The distances of O-stars are more of a problem. The GOSV2 gives Hipparcos (ESA 1997) parallaxes for all stars for which these are available. van Leeuwen (2007) published the new reduction of the Hipparcos observations. Due to a sophisticated modelling of the satellite's attitude, van Leeuwen (2007) could considerably improve the trigonometric parallaxes of stars brighter than about 8th visual magnitude. However, only five O-stars of our sample had Hipparcos parallaxes with an accuracy better than 30%.
In order to obtain distances for all stars, we had to use
the methods of distance estimates based on the spectroscopic and photometric data.
To derive spectroscopic distances
from the well-known relation
For the re-tracing of the stars and open clusters we followed the approach
used by Fuchs et al. (2006) who adopted the epicyclic equations of
motion as given by Lindblad (1959):
Equations (2) and (3) describe the motion of a particle in a non-inertial
coordinate system centred at a fiducial point at a Galactocentric
radius r0 (at Z=0) from the Galactic centre, for which the
transformation from the Cartesian Galactic coordinates X, Y, Zinto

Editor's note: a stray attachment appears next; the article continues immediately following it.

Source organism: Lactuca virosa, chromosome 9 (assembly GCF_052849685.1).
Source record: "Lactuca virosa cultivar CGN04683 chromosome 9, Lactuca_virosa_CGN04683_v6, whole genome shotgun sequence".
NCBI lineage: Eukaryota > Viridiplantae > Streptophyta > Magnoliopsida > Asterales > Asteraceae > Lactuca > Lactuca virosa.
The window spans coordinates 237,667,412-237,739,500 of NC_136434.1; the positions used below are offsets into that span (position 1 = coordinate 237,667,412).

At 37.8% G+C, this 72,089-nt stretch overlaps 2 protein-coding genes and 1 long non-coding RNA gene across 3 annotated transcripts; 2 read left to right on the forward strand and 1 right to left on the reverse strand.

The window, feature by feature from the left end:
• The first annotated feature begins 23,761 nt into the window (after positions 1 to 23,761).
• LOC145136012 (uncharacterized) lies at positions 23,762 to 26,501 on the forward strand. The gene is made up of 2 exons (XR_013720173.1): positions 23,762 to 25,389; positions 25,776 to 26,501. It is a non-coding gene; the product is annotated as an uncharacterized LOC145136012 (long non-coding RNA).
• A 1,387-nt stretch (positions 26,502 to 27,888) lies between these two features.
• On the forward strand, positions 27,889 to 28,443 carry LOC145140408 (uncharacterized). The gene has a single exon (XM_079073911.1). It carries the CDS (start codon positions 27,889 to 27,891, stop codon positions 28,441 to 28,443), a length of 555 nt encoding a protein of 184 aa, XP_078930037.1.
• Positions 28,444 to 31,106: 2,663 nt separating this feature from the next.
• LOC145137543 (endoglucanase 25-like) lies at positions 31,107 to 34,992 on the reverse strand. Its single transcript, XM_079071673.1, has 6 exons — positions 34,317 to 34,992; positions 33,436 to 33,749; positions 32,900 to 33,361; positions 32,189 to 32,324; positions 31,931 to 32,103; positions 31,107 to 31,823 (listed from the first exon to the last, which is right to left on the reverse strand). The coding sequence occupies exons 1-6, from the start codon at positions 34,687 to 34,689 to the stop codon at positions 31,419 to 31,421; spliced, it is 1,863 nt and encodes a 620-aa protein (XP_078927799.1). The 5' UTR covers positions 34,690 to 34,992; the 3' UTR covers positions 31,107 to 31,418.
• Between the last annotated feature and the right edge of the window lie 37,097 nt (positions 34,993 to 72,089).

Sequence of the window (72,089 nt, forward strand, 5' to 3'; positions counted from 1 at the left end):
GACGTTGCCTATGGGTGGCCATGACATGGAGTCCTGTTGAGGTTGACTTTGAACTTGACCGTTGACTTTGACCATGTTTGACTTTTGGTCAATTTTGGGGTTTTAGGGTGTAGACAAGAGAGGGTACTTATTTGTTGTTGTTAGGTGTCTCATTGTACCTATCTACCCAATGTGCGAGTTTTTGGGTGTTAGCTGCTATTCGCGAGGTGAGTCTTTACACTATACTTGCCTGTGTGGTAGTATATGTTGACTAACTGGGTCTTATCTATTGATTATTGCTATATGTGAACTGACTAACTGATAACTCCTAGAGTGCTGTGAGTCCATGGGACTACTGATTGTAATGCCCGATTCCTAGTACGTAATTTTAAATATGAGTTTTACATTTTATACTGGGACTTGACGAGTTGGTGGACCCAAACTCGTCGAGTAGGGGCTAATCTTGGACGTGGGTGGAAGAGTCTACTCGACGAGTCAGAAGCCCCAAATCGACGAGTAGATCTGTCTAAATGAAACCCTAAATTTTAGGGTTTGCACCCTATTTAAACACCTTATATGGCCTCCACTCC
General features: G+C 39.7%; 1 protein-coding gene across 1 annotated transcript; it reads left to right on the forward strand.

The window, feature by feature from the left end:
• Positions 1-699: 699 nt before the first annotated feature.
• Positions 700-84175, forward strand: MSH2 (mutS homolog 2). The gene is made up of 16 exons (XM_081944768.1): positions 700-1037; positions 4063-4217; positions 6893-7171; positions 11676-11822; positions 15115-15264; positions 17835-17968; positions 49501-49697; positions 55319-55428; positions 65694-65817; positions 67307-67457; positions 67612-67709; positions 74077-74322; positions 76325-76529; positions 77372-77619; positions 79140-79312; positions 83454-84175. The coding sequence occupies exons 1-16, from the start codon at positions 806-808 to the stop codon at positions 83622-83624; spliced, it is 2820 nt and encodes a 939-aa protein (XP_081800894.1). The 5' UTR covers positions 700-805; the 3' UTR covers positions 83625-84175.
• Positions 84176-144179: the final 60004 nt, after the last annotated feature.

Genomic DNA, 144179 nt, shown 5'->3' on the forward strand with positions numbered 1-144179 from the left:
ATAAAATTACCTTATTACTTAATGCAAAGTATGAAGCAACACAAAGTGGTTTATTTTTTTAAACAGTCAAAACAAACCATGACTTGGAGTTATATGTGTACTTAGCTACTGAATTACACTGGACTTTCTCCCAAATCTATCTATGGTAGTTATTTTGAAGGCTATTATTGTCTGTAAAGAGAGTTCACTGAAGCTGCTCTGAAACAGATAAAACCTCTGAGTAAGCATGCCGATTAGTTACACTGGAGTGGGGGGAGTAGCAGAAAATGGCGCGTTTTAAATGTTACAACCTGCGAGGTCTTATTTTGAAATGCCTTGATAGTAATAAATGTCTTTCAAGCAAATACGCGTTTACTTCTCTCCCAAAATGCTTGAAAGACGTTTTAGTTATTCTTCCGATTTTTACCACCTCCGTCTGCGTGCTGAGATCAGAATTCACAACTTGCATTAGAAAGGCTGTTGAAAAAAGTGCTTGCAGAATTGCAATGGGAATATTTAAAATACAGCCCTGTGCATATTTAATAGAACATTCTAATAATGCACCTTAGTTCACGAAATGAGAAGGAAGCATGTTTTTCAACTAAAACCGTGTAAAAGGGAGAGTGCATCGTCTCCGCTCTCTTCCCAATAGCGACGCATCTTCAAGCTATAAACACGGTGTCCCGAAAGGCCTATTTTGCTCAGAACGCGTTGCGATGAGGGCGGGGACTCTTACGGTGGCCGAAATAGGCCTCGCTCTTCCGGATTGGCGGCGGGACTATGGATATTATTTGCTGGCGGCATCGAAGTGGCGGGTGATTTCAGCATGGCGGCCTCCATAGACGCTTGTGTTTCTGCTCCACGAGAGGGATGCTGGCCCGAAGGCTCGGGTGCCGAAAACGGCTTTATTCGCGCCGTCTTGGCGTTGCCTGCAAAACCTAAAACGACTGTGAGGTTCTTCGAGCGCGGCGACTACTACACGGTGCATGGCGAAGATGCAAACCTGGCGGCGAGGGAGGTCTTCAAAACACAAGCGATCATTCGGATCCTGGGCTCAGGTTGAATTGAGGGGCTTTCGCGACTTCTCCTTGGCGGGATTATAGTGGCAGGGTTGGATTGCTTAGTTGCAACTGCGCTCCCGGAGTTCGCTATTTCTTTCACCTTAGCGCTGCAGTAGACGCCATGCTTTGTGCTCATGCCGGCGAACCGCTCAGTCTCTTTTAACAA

is given by
|w = W .|
As a starting point of the backward computations, we took the positions, proper motions, radial velocities of stars and clusters at their nominal values from the sources described in Sect. 2. However, taking into account the quality of the input data, we allowed variations of initial conditions for O-stars in Eqs. (2) and (3) within the given error budget. We varied the nominal values of their proper motions and radial velocities between -2.5 and +2.5 in 0.5 steps, and the distance moduli between [(V-MV) - 2] and [(V-MV) + 2] in steps of 0.02 mag. Initial conditions for the clusters were not varied.
The orbits were traced back in time over 11 Myr with a step of 0.05 million years. At each time step, the relative distance between each star and each cluster was determined. For the rest of the paper we adopt the following terminology. We speak of an encounter, if, going backward in time, the distance between star and cluster (centre) was less than 10 pc. This is called an acceptable solution. The encounter time, , is the time before present when an encounter occurred, and the encounter distance, , is the distance between star and cluster centre at . Note, however, that the actual physical process is an ejection of a star from its cluster counterpart. This ejection occurred at time , when the star was at a distance from the cluster centre.
For each acceptable solution, we computed a probability
how well the proper motions and radial velocities (actually used in the solution)
suit the nominal values of the kinematic parameters of given star and cluster: